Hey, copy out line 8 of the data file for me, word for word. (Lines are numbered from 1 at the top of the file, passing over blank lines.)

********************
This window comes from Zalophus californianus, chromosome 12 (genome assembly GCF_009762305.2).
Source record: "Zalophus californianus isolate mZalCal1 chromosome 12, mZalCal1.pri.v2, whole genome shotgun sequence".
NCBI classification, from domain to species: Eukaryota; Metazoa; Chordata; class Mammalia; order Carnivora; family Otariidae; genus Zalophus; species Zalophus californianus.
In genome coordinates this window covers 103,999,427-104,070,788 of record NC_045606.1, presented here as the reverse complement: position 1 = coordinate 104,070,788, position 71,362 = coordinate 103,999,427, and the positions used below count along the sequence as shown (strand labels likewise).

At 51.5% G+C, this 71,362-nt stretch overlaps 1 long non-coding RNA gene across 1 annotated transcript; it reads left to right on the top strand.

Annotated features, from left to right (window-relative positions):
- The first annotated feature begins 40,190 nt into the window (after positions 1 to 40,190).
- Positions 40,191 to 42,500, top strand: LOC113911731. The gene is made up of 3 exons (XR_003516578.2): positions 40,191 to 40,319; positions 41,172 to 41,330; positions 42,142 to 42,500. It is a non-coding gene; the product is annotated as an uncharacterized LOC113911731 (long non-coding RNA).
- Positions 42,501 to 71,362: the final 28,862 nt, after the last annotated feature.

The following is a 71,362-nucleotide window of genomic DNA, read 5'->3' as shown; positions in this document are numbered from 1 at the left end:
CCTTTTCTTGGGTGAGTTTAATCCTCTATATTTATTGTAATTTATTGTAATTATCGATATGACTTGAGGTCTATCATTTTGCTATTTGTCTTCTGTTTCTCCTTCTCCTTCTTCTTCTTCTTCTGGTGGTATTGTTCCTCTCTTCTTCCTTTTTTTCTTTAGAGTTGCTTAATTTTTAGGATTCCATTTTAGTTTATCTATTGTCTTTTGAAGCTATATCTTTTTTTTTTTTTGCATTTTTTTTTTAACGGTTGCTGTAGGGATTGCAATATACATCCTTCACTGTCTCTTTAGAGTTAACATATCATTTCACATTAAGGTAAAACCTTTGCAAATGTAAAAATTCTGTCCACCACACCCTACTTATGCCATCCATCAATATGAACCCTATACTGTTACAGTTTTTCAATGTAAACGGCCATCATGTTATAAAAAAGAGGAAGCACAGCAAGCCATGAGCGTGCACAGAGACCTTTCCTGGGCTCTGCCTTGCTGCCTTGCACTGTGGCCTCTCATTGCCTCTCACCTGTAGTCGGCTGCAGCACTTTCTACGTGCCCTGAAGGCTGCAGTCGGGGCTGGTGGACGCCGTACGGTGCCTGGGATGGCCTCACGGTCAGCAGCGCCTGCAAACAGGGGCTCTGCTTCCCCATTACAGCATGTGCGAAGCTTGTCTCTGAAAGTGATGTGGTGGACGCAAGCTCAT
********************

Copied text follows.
- Positions 40,191 to 42,500, top strand: LOC113911731. The gene is made up of 3 exons (XR_003516578.2): positions 40,191 to 40,319; positions 41,172 to 41,330; positions 42,142 to 42,500. It is a non-coding gene; the product is annotated as an uncharacterized LOC113911731 (long non-coding RNA).